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Wednesday, May 18, 2011

A missive from The Great Pop Wars

Here's part one of A missive from The Great Pop Wars by Paul Morley from the 27th October 1979 NME.


IN THE basement of a small recording studio in Manchester pop's newest darlings are rehearsing.

Instruments and speakers are squashed into the dark cellar leaving just enough room for five Distractions to stand or sit, and for me to squat and listen.  Listen to a series of songs so succinct and suggestive; pure pop songs.   It's not quite fair to describe The Undertones as 'perfect pop' without becoming fully acquainted with The Distractions' mature and endless repertoire.  The spirit is the same.  It confuses the cynics, and wins the hearts of those who know and will not be swayed.

The Distractions sound is distinguished by the needly, jangly guitar quarrelling of Steve Perrin and Adrian Wright:  "I just wanted to find a sound as far away as possible from the usual heavy riffing," explains Perrin, "and this is what I ended up with."

Distinguished by the subtle, seductive soul singing of the unlikely looking Mike Finney; "I like Otis Redding," Finney says, "but I can't sing like him!  I tell you, if Wilson Pickett said tomorrow that our new single was great I'd be over the moon."

Distinguished by the fluid orchestrated passion of the five instrumentalists... "That's work innit?" dismissed Perrin, "we work hard on the guitar parts and the vocal parts... at the moment the five people are working really well.  I'm not going to kid myself that it's going to last forever but while it is I'm going to make the most of it."

The group rehearses into the night.  Organising still further the devastating detail of songs already recorded, 'it Doesn't Bother Me', 'Maybe It's Love' from their four track EP 'You're Not Going Out Dressed Like That', the new single 'Time Goes By So Slow' and its B side 'Pillow Fight' and classics known and loved by their considerable home following, 'Waiting For The Rain', 'One Way Love', and legendary 'Valerie'.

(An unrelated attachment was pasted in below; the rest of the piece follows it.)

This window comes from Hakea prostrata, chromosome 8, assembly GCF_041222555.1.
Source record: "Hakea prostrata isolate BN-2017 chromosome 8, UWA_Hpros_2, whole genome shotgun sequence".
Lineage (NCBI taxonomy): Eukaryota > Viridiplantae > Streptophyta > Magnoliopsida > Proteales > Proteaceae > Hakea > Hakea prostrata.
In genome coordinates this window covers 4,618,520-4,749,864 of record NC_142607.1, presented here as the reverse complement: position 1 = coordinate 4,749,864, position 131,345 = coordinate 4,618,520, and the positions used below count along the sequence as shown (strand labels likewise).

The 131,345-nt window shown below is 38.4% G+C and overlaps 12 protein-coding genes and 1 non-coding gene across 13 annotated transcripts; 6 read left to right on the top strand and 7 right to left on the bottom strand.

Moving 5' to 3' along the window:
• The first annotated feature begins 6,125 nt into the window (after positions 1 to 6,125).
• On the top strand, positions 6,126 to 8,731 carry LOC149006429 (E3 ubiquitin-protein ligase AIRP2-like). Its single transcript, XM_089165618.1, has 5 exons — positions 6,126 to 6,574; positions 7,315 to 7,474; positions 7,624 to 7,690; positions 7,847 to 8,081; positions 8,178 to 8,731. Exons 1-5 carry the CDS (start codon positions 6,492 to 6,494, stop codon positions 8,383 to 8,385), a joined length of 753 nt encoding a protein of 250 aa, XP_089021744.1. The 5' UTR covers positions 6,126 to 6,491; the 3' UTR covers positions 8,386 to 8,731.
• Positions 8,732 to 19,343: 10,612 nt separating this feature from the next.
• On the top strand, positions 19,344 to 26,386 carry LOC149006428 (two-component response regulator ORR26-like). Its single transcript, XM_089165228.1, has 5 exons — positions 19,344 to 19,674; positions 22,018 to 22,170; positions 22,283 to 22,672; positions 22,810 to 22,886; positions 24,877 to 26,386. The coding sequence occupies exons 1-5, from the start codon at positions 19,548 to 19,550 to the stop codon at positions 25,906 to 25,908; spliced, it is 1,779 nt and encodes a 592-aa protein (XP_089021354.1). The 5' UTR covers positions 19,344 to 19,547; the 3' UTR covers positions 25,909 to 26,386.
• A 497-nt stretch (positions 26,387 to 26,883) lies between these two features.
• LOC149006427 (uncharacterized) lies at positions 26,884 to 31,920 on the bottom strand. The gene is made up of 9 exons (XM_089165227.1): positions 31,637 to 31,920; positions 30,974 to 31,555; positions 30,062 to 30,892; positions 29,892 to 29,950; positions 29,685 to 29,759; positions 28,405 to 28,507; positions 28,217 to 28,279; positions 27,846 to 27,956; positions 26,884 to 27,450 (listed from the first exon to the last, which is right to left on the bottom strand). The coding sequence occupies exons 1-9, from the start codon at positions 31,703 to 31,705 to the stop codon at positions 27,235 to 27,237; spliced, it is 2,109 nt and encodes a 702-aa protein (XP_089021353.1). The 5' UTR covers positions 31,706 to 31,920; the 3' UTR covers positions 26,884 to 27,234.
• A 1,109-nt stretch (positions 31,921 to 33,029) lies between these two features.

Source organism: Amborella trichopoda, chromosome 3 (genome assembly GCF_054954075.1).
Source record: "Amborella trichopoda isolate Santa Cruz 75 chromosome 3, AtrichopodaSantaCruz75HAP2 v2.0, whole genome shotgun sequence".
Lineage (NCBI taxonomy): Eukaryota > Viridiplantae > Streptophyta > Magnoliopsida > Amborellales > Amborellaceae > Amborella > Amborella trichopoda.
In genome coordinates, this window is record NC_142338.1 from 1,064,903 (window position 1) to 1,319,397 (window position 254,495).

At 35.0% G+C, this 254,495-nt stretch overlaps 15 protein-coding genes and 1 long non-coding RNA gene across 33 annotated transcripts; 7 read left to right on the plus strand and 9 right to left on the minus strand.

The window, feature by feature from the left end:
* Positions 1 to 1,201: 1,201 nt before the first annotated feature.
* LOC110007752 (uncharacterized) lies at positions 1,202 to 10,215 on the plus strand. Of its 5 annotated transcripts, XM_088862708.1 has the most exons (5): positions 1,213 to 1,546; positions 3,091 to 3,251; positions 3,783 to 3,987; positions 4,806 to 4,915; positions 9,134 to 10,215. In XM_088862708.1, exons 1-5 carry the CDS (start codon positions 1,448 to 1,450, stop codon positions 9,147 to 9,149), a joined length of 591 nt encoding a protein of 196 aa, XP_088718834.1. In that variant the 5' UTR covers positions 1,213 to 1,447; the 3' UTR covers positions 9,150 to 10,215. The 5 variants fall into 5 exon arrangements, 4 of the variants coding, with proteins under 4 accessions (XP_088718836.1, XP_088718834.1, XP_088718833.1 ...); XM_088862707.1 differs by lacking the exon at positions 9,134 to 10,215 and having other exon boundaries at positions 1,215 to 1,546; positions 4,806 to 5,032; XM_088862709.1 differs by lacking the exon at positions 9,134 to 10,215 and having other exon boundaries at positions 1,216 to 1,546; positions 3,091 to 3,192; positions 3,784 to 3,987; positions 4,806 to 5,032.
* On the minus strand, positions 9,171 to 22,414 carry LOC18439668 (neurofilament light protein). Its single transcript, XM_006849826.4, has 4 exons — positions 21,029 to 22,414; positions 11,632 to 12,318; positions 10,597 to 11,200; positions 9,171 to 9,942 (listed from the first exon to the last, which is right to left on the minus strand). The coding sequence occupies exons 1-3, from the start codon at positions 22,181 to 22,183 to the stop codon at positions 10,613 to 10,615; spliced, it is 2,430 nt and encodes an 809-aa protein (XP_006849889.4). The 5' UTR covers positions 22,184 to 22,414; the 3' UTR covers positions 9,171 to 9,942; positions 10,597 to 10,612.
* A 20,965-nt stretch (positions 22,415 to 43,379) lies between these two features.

A MANCHESTER pub, a table, The Distractions sat around the table.

"I hate corny dancers," Finney says, utterly uncaring about his uncool double chin and wiry spectacles.  "If there's one thing i can't stand it's corny dancers!  They're even worse them lousy comics!"

The  Distractions are in a good mood.  After all, this very day they've received free passes for Manchester's respectable nightclub The Factory.  A sign of success.  And that's not all.  "Howard Devoto likes to stand around in clubs and let everyone see him," Finney whispers in my ear, "and he usually doesn't let on to me.  The other day he waved at me!  Like this," he raises his arm, "I thought, waving!  What's this!?"

"That's when he decided he'd arrived," explains Perrin, "when Howard Devoto waved to him!"

Now, of course, The Factory has closed.  And The Distractions are probably hipper than Howard Devoto.

In the Manchester pub, we're wondering about The Distractions' sound.  "I don't know what to call it," shrugs Perrin, "think of a name and I shall reject it!"

He gets very earnest when any sort of label is mentioned.

"I do!  It's terrible innit?  I hate living up to labels... we are a whatever group... Kelloggs!  We are a Kelloggs group!... people ask us what sort of music do you play.  It's the most stupid question!  What can you say?"

"The nearest I get," offers Finney, "when people ask me what we play is well do you know the Buzzcocks, it's a bit like that only now.  What can you say?"

You could try Starry Eyed And Laughing.  The Distractions' guitar sound perversely resembles the old Zigzag favourites energetic interpretation of Byrd patterns.

"Well I will from now on," humours Finney.

THE GROUP are rehearsing in the studio cellar for a strange date on the Norway cabaret circuit.

Seriously!?  The ghost of Less Dawson lurks in the background.  It's desperation, really.  They've been playing through necessity the incestuous, limited Manchester rounds for approaching two years, and feeling frustrated.  "We played Sheffield once," cracks Perrin, "and we got travel sick."

But Norway?  Cabaret?  The group shrug their shoulders.  It's be an experience.

On stage, the group look the part.  Their presence is lovable verging on the Opportunity Knocks; there is a huge disruptive gap between the way they look and the searing sensitivity of their songs.  A deceptiveness comparable with The Undertones.

But Norway?  Cabaret?  Perrin particularly hated the idea, but the vision of months with no gigs carried them through to the audition.  Their true feelings have them getting drunk, insulting the panel of judges and playing what they felt was terrible.  They hoped in a way they'd blown it.  They learnt next day that they'd booked for a month of Norway nightclubs.

They never went.  A few days after painfully deciding that, no matter what, they couldn't face the degradation, Island Records moved in with the pen, the paper and the promises.

- To be continued -

Paul Morley, NME, 27 October 1979


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